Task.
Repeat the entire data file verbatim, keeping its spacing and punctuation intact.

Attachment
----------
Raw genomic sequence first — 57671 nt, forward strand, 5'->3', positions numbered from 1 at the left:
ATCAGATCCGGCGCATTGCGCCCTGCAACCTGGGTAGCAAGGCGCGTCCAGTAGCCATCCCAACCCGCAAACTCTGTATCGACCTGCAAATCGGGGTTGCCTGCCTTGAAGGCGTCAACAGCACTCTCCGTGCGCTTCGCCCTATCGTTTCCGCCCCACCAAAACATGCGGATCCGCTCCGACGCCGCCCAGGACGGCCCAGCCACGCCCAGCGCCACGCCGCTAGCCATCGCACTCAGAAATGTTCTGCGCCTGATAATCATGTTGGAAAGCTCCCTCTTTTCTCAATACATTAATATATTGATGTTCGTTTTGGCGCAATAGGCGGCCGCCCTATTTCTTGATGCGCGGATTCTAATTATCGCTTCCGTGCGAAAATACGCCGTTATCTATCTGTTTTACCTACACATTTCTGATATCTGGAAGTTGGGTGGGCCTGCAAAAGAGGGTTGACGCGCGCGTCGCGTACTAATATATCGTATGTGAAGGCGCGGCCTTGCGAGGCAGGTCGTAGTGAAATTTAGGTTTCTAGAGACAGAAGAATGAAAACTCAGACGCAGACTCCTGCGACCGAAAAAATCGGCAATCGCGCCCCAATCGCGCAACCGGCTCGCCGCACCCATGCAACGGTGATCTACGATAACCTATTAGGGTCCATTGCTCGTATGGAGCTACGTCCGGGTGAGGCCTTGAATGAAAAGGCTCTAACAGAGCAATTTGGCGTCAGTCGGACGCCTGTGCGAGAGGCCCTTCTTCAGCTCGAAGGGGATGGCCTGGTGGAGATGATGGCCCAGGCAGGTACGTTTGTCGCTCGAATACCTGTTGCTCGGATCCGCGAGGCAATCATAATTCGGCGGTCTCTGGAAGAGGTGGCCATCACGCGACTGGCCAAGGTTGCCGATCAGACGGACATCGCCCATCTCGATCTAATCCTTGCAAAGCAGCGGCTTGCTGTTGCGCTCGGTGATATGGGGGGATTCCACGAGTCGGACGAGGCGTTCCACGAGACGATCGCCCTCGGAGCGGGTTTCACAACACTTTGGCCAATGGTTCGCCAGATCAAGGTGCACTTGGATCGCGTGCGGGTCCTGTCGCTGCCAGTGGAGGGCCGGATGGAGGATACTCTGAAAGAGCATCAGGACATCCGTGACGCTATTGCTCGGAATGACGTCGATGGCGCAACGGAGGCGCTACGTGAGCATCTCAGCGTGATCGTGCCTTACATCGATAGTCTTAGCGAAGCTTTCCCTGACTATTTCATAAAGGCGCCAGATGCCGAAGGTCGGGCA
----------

Raw genomic sequence first — 57671 nt, forward strand, 5'->3', positions numbered from 1 at the left:
ATCAGATCCGGCGCATTGCGCCCTGCAACCTGGGTAGCAAGGCGCGTCCAGTAGCCATCCCAACCCGCAAACTCTGTATCGACCTGCAAATCGGGGTTGCCTGCCTTGAAGGCGTCAACAGCACTCTCCGTGCGCTTCGCCCTATCGTTTCCGCCCCACCAAAACATGCGGATCCGCTCCGACGCCGCCCAGGACGGCCCAGCCACGCCCAGCGCCACGCCGCTAGCCATCGCACTCAGAAATGTTCTGCGCCTGATAATCATGTTGGAAAGCTCCCTCTTTTCTCAATACATTAATATATTGATGTTCGTTTTGGCGCAATAGGCGGCCGCCCTATTTCTTGATGCGCGGATTCTAATTATCGCTTCCGTGCGAAAATACGCCGTTATCTATCTGTTTTACCTACACATTTCTGATATCTGGAAGTTGGGTGGGCCTGCAAAAGAGGGTTGACGCGCGCGTCGCGTACTAATATATCGTATGTGAAGGCGCGGCCTTGCGAGGCAGGTCGTAGTGAAATTTAGGTTTCTAGAGACAGAAGAATGAAAACTCAGACGCAGACTCCTGCGACCGAAAAAATCGGCAATCGCGCCCCAATCGCGCAACCGGCTCGCCGCACCCATGCAACGGTGATCTACGATAACCTATTAGGGTCCATTGCTCGTATGGAGCTACGTCCGGGTGAGGCCTTGAATGAAAAGGCTCTAACAGAGCAATTTGGCGTCAGTCGGACGCCTGTGCGAGAGGCCCTTCTTCAGCTCGAAGGGGATGGCCTGGTGGAGATGATGGCCCAGGCAGGTACGTTTGTCGCTCGAATACCTGTTGCTCGGATCCGCGAGGCAATCATAATTCGGCGGTCTCTGGAAGAGGTGGCCATCACGCGACTGGCCAAGGTTGCCGATCAGACGGACATCGCCCATCTCGATCTAATCCTTGCAAAGCAGCGGCTTGCTGTTGCGCTCGGTGATATGGGGGGATTCCACGAGTCGGACGAGGCGTTCCACGAGACGATCGCCCTCGGAGCGGGTTTCACAACACTTTGGCCAATGGTTCGCCAGATCAAGGTGCACTTGGATCGCGTGCGGGTCCTGTCGCTGCCAGTGGAGGGCCGGATGGAGGATACTCTGAAAGAGCATCAGGACATCCGTGACGCTATTGCTCGGAATGACGTCGATGGCGCAACGGAGGCGCTACGTGAGCATCTCAGCGTGATCGTGCCTTACATCGATAGTCTTAGCGAAGCTTTCCCTGACTATTTCATAAAGGCGCCAGATGCCGAAGGTCGGGCA